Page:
The Borgen (Saturdays BBC4) backlash is – well, it’s not overdue at all because the show’s still excellent, but you’d normally expect one at about this time. Series two arrived with the sort of tasteful fanfare which, in that genteel virtual village where people act as if all Danish series get 12 million viewers, passes for hype. There were certainly high expectations compared to last year, when we’d heard a few good things about this show but look here we’ve only just watched 20 episodes of The Killing and can there really be another hang on a sec this might be even better.
Now would traditionally be the time to pipe up if you can see flaws. What might you say? The second run opened with our heroine Birgitte Nyborg, compassionate centre-left fringe party leader turned unlikely coalition prime minister, visiting the troops in Afghanistan. Birgitte told them she wanted to bring them home but, when they started dying in a new wave of Taliban attacks, this began to look insufficiently robust and statesmanlike. She wavered.
Should she stick to her anti-war party’s pre-election promise, made in the comfort of long-term opposition? Or do you have to see it through once you’re there? Snarkers might say that this episode was a pretty basic GCSE politics debate, too easily resolved when Nyborg didn’t feel she could contradict a high-ranking military adviser. The troops stayed in.
Borgen’s weakness for neatness took a different form in episode two, when Nyborg had to choose whom to appoint as an EU Commissioner. Criss-crossing schemes, revelations, betrayals and shifted personal loyalties meant she kept switching horses, but it was a mess that suddenly sorted itself in the last five minutes. Loose ends tied off, lessons learnt.
Over-efficiency is the worst accusation you could throw at Borgen. Every episode, and every scene within every episode, has a job to do, a message to impart. It never fails to deliver. Occasionally you long for someone to break into song, or for a comedy episode where Birgitte Nyborg has a day off and takes everyone paintballing.
But Borgen is about what’s behind the political machinery in this second season: our Birgitte is falling to pieces. We, Borgen’s liberal audience, want her to keep to her principles and tell media moguls, army generals and career politicians where to go. Yet she has no majority, so she has to keep making sacrifices. Bits are falling off the wagon.
This has human consequences. Nyborg losing her favoured finance minister wouldn’t be dramatic in itself, but the man to go was her closest confidant Bent Sejro, an endlessly wise and helpful father figure, the Saul to her Carrie. Their massive bust-up was traumatic and significant – that this was where the writers ticked off the argument about Afghan wars historically being unwinnable didn’t affect the foreboding felt as Birgitte dug in, lashed out and lost another friend. Trying to run the country has already cost her a smart, quietly smouldering dreamboat of a husband.
As Nyborg, Sidse Babett Knudsen is handling this slow unravelling beautifully. Those playful, sexy scenes where Birgitte and Philip would hurriedly pick a blouse for her to wear on TV have gone – replaced by a sudden, facade-breaking burst of emotion when he made her sign divorce papers. Knudsen is good at the little moments too, the ones that let us know she’s still there somewhere behind the new thousand-yard stare: check the flicker of “what now?” exasperation as Bent’s mousy wife showed up to become the 85th person to stick their oar in about the EU job, begging that it not be Bent for the sake of his health and sanity.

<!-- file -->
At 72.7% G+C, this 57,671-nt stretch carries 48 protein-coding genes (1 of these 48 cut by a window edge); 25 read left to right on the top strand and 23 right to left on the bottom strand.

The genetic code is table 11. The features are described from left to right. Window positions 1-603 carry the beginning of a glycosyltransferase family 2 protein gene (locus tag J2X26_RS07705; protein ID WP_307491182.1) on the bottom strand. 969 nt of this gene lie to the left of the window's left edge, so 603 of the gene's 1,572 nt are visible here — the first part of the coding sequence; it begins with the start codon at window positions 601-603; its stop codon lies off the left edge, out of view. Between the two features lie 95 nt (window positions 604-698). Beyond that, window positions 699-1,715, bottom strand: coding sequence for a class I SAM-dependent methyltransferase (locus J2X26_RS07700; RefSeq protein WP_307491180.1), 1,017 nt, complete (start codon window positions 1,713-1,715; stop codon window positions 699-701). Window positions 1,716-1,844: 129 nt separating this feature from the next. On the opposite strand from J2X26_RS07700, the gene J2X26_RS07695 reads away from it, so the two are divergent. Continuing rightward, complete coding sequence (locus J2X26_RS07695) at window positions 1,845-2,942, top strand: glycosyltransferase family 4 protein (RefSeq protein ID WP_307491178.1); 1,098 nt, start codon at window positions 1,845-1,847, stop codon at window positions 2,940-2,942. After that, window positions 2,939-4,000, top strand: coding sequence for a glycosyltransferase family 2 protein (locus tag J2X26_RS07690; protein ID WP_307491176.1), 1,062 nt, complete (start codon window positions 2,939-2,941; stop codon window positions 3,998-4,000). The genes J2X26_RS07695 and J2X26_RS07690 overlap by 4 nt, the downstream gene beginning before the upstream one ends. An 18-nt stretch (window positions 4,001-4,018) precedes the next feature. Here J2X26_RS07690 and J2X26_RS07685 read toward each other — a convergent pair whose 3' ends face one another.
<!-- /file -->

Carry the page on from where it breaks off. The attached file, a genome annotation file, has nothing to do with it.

Because nothing’s wasted in Borgen we knew giving Bent the Euro post was a huge error, and indeed the scene where he collapsed was directed slightly woozily, telling you what was happening before it happened. Seeing the falls coming doesn’t spoil it: that the weekly catastrophe is inevitable, and happening to someone we still desperately want to turn things round, means we’re as helplessly involved as ever.
The Miranda (Mondays BBC1) backlash started two minutes into series one, episode one. No other current comedy attracts more airy, dismissive “simply NOT funny” comments from the sort of people who are curiously irate about this genre of TV in particular. Miranda Hart and her writers (they are credited at the end – you might have to pause it) have paid this no heed at all, and now have nine million viewers tuning in.
A separate micro-backlash bubbled up at the start of this third series when it was suggested that making your female leads klutzy and silly was sexist. Millions of great comedy characters are unfortunate eccentrics, so objecting to women playing this perfectly well established type is probably more sexist. Anyway, if you did want to throw something new at Miranda, it might be that the show’s vast popularity is starting to weigh on it. The studio audience have become hysterical and Hart’s cartoon alter ego is mirroring them a bit. She’s in danger of giving them too much of what they like: the looks to camera are out of control and last week she pratfalled during the opening, sofa-bound monologue.
But these are quibbles: Miranda is still uniquely, unabashedly silly and five times more cleverly constructed than it seems to be on the surface. This week’s climactic dinner-party scene saw Hart rip off a man’s wig, throw an M&S lamb shank out of an open window and advance the central romance, all in the final minute. Miranda is still something that, when you think about it, almost every other comedy on the box isn’t, even the funny ones – so it deserves more credit for working so hard to achieve it. To quote a popular catchphrase that the show has, in fairness, stopped overusing: it’s such fun.